Another important point Wood treats at length is the inadequacy of the government permit system, since these permits simply legalize activities that pose environmental risk. To explain how this permit system came into existence she captivatingly lays out the history of warnings from climate scientists, subsequent policy creation (or lack thereof) at the federal level, collusion between politicians and wealthy corporations, failed negotiations by the Intergovernmental Panel on Climate Change, and legal challenges to attempt to get the EPA to do its job of protecting air, water, and other American resources for the purpose of public health and safety. Wood puts her finger on the main cause of the regulatory problem: statues confer agencies power to “legalize pollution and resource destruction” (Wood, 2014, 52). Rather than protecting public health and resources, these laws often legalize—and therefore protect—the industries causing environmental harm, provided these industries purchase the appropriate permits and abide by minimum standards.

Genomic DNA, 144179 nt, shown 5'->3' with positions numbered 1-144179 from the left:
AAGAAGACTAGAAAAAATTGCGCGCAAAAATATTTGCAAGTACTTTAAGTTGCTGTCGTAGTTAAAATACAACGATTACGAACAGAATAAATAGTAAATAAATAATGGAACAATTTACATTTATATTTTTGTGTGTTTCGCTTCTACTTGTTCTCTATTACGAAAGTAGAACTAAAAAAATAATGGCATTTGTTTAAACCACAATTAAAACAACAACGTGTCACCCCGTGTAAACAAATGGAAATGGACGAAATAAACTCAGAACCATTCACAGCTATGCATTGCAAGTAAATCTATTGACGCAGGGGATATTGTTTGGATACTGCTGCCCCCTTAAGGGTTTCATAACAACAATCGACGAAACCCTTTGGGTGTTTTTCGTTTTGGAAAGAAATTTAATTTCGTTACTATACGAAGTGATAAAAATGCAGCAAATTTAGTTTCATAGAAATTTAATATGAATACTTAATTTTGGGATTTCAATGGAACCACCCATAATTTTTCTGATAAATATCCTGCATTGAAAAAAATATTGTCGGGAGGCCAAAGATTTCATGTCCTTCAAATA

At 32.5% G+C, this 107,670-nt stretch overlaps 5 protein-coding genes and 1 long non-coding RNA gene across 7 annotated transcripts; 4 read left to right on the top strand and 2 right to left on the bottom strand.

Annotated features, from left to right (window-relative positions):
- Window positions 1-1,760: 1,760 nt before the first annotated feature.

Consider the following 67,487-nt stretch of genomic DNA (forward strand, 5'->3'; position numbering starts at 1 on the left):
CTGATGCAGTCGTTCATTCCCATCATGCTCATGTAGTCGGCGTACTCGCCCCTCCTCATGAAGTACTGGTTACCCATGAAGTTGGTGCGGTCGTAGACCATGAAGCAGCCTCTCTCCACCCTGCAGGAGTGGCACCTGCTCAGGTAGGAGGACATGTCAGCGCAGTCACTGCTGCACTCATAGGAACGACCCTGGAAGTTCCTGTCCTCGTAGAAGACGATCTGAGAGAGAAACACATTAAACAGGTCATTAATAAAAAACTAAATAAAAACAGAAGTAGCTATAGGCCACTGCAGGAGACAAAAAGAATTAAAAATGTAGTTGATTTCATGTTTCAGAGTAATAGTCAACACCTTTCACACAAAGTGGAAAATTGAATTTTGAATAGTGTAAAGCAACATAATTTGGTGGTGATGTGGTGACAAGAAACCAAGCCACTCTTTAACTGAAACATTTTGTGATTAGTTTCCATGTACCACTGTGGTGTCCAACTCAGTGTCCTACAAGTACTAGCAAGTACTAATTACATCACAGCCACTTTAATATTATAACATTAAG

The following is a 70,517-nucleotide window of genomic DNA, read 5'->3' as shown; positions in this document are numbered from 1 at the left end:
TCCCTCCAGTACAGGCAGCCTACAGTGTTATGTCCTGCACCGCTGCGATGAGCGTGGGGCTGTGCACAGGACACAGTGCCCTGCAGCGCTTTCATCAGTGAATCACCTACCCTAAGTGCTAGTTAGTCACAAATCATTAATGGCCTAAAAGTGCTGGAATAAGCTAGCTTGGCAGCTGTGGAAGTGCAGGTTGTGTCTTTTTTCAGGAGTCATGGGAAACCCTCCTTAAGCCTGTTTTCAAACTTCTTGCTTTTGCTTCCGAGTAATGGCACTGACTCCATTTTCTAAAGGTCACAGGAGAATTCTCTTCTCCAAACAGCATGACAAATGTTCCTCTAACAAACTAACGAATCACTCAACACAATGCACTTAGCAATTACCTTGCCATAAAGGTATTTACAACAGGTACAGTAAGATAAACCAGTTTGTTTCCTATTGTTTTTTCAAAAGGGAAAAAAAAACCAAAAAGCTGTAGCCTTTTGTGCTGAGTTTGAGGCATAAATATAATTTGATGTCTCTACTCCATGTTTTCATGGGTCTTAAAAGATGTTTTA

In contrast, Wood puts forth Nature’s Trust as a framework encouraging citizens to see the natural world as a trust in which we all have a stake. We all carry a responsibility to care for this asset or res, from which we also benefit, and we have placed our elected officials in their positions in order to ensure this res continues in abundance into the future. Rather than creating human laws leading to environmental destruction, the role of government is to act as public trustees. The “tragedy of the commons” has become a common trope in environmental literature of late, decrying the problem of a free-for-all mentality when it comes to natural resources. When property is held in common, this tragedy allows us to believe that it is my prerogative to take my share, and to make sure that I get a piece of the resource before it is used up. This can become problematic as we look at publicly held properties, as everyone vies for his or her share of the pie, but Wood, in an attempt to avoid this problem, reminds us, “A trust is not the same as a commons. A trust is managed for the equal benefit of all, and under strict fiduciary standards — in contrast to the ‘commons,’ which invites a free-for-all with no standards and often benefits the first takers.” Moreover, she says, the strict trust standard of protection must always calibrate to nature’s law. When we think of natural resources as an asset in which we have a personal stake and responsibility, noting the natural laws that constrain the availability of that resource, we can shift our focus from short-term to long-term goals.